The question you're asking has certain logical affinities to Spinoza's ontology. Basically, Spinoza's argument goes something like this:
- "Everything that exists has a certain essential property or depends on a certain kind of
power which I'll call NN"
- "When I say say God I'm referring to NN"
This is congruent to the argument you suggest, if you substitute "mathematical describability" for NN. What Spinoza uses for his NN is something closer to persistence and has two attributes, extension and thought (mathematical describability would arise out of the correspondence between thought and extension).
This idea wasn't wholly novel to Spinoza; the Arab philosopher Averroes had a similar idea, and he was building off of different ideas that had been tested out by Aristotle, the Stoics, and Neoplatonism. The primary worry about this type of argument, historically, was that it was "fatalist": it implied God was totally passive/indifferent/uninvolved in particular events in the universe; He might make general rules like "don't murder your friends" that typically would carry bad consequences but if someone murdered his best friend and suffered no consequences, there was no sense in which a fatalist could claim God cared about that. The technical language: there may be "general providence" but no "special providence". (It also creates difficulties for the question of whether God can inspire people, or reveal truths to them, and implies some version of determinism.)
But the coherence of this distinction depended in odd ways on classical metaphysical categories and it wasn't clear if this problem still mattered in Spinoza's system (or if the special/general distinction still made sense). Spinoza himself wrote as though he took the Bible seriously (and lived on a sort of Mennonite compound in rural Holland), but many critics thought Spinoza was a heretic, his piety was a sham, and identifying God with the universe amounted to the same thing as saying there was no God at all. Others thought that, heretic or not, Spinoza was entirely sincere, in fact a "man drunk on God", whose divine will and power he saw everywhere.
Yet eventually the objection almost everyone could eventually agree on was that nothing Spinoza had said excluded the possibility that the God he had described was a blind, mindless, meaningless force. (This summary is unfair to Spinoza: on his own terms, he had specifically shown that God was a substance that had unlimited mind as an attribute, and thus was hardly "mindless" - you'll have to study if you want details.) So the question becomes: granted that perhaps some entity, or more technically some substance exists that we could call God, can we also say that this entity is a subject (a person or agent that is active or purposive in some sense comparable to human beings, who have "life stories", characters, make choices, and so on)?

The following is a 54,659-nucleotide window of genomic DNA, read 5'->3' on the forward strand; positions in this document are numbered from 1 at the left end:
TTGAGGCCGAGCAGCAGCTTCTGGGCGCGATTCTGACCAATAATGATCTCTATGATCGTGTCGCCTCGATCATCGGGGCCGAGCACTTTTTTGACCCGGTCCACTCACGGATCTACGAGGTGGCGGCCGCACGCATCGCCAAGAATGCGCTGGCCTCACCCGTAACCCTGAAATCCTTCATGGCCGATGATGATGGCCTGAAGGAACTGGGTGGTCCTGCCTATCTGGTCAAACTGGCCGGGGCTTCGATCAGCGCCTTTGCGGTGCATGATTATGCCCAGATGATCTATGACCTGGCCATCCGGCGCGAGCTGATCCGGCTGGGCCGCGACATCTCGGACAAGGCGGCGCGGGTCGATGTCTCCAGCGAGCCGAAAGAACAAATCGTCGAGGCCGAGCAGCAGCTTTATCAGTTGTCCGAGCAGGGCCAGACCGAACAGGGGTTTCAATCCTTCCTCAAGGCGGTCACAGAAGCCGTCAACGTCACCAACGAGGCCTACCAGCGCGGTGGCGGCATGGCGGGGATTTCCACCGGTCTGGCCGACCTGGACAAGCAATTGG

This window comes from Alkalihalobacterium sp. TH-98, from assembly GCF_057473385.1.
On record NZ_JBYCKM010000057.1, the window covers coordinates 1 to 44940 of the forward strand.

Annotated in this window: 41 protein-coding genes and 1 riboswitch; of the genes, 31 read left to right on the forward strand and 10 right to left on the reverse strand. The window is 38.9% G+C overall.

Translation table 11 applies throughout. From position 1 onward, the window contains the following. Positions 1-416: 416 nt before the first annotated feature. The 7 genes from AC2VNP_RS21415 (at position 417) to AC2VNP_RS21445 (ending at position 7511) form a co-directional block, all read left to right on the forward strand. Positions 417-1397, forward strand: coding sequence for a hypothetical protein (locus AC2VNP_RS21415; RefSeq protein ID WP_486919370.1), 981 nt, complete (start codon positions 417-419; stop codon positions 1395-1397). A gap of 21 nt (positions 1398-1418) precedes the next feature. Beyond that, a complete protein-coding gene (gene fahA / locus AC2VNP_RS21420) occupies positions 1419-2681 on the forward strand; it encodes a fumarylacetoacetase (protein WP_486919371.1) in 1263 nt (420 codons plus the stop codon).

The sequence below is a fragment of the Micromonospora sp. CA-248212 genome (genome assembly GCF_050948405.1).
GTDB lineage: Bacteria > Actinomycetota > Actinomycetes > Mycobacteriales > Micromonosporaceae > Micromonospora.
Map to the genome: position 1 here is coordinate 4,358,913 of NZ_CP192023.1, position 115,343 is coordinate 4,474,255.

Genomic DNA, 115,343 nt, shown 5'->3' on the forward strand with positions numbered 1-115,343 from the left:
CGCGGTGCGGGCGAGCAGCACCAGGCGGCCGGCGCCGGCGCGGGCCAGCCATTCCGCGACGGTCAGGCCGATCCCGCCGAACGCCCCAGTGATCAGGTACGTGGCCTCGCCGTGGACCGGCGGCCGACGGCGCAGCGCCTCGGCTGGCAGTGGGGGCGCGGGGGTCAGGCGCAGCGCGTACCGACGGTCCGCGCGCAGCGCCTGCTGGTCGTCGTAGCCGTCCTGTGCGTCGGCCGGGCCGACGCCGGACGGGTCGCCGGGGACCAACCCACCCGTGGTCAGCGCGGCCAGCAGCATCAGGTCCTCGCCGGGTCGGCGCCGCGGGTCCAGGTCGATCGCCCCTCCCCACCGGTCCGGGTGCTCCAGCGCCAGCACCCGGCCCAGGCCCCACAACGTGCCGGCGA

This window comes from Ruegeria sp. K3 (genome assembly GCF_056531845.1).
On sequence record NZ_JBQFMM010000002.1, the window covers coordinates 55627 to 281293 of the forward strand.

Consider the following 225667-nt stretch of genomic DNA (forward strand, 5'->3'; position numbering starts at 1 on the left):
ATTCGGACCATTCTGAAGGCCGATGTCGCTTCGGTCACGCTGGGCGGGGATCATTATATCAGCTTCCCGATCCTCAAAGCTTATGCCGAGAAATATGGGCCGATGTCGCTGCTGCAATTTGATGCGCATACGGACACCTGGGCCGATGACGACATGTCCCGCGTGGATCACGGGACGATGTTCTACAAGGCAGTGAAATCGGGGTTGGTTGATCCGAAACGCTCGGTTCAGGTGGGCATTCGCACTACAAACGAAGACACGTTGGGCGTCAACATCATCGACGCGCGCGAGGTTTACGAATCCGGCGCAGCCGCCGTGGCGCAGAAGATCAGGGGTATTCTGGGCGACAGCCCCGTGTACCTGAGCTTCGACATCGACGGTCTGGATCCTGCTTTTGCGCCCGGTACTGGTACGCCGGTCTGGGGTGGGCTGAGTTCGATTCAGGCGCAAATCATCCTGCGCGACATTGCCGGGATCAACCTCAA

Hopefully that resolves your question. Some people do try to answer the question in this way; it has difficulties; as a result, some people avoid the argument you suggest because they think it doesn't prove the existence of God (or the right kind of God) at all, and the people who find it attractive (including me) typically, after spending a lot of time familiarizing themselves with classical attempts to understand its texture, jump right over it to the bigger challenge of understanding how God is a subject.
(I should also mention, since you are an atheist and undoubtedly interested in the atheist rejoinder, that the most common atheist objection to arguments akin to Spinoza's is that they do not have much in common with what ordinary people mean when they use the word "God", and therefore are not talking about God at all. The problem with that response is that dumb people generally don't have preconceptions that will withstand careful philosophical scrutiny about anything - you wouldn't normally refuse to consider a sophisticated atomic theory, or construction of the real numbers or something, because ordinary people have a less sophisticated, inaccurate view of electrons, arithmetic, etc.)